Is this the exact same thing? No. Frey isn't a politician. Most examples I can come up with fall short because Frey just wrote a book about kicking his drug habits. However, I still put a good deal of value on the truth, especially when this guy is putting himself out into the public arena. Yeah, it doesn't have a big effect on anyone that he lied about some of his stories, but I'm not sure I want to consider a lie 'okay' based on the number of people hurt and the severity of their hurt.

    -Murphy said...

    Hollywood isn't free of such criticisms. Munich has been receiving its fair share of criticisms, but then again Spielberg's been advertising it as historical fiction the whole time (he's admitting up front that it's not entirely accurate and for entertainment purposes only) and it didn't actually happen to him, which is why I tried to find an example of where an author was probably embellishing things about their own personal history, amid much less criticism than Frey's getting.

    I think that what I'm trying to understand is why this guy's case is such a huge deal, considering this happens quite often and the only thing I can see that's different is that Oprah and her Book Club feel mislead. Lying's not a good thing, and I don't think that lies should be overlooked even if a greater truth is upheld, but what seems to be happening is that people are making Frey into a straw man because of some kind of pride issue (not wanting to have been "had"). No, he didn't undergo back-to-back root canals without lidocaine, but that doesn't mean the premise of "hey drugs are bad, mmkay." fails. Lying (even if only exaggerating personal truths) isn't a valid way to go about getting a point out there, but he's also probably not Saddam Hussein in disguise. I don't think it's a matter of "how many people were hurt", but, from my perspective outside the thing, I'm just left wondering why we're jumping on this guy and not inaccuracies, in, say, Paris Hilton's auto-biography. It might be clean, but it may contain just as many or more lies, which may be more severe, but for some reason I don't imagine we'd be jumping on her autobiography as an example of the decline of culture.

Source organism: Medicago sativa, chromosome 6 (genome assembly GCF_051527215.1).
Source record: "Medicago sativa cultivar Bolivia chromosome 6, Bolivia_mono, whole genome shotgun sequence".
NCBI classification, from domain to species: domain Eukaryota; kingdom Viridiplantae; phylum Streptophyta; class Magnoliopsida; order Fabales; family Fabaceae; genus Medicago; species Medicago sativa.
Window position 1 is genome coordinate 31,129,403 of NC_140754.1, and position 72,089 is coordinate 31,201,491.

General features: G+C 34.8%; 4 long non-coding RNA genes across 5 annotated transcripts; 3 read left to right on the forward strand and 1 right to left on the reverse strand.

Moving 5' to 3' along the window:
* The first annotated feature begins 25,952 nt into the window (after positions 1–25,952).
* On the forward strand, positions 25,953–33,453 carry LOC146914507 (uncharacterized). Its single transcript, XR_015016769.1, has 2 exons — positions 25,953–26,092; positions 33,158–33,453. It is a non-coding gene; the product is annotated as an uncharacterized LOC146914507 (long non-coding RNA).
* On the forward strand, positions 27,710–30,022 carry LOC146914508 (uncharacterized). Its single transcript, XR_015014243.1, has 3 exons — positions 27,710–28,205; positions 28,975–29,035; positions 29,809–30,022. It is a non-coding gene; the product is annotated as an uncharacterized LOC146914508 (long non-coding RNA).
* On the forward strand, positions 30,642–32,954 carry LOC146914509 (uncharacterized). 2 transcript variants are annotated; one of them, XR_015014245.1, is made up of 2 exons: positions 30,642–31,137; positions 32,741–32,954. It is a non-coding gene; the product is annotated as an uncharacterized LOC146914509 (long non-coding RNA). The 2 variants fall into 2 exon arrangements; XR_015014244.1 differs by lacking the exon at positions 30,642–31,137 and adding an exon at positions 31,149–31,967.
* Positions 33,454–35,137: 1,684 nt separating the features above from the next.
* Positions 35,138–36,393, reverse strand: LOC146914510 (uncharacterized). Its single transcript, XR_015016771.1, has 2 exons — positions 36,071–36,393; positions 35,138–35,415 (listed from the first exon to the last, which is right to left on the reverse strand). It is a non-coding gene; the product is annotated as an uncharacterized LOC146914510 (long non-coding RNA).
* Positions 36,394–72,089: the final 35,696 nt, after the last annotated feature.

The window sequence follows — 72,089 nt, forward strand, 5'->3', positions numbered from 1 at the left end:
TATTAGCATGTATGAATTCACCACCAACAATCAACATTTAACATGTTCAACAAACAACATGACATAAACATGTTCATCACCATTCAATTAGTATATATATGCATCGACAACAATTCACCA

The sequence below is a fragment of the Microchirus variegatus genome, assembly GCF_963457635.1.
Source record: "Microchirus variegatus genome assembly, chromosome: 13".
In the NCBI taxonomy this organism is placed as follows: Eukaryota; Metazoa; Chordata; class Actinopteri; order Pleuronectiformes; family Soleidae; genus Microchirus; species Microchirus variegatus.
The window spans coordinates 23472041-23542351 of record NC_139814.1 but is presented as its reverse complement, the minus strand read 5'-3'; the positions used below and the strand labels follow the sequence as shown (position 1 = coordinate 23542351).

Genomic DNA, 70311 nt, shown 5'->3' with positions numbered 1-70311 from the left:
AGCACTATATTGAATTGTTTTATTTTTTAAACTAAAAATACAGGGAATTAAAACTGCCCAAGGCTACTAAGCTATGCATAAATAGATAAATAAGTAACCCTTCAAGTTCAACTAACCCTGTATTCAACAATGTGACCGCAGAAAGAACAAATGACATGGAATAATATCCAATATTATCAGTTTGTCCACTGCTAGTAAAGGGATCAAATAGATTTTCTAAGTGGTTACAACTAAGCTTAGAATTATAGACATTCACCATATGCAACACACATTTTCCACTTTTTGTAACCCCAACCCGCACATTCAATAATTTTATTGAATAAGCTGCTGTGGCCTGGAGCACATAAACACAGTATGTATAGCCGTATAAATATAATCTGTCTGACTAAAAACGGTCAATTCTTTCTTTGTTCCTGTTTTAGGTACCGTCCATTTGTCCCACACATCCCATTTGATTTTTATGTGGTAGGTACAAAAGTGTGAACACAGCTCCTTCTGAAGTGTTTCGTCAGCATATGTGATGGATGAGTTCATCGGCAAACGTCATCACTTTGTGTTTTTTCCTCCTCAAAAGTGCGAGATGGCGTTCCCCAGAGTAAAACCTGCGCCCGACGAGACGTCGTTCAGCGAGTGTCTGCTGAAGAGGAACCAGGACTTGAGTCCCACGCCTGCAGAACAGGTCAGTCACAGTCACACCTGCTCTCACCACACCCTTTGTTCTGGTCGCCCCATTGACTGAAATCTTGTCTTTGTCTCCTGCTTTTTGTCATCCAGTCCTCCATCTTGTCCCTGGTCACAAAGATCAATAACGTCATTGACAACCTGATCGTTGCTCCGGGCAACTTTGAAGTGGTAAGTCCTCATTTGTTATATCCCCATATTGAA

The fact that Paris Hilton exists is enough proof of that.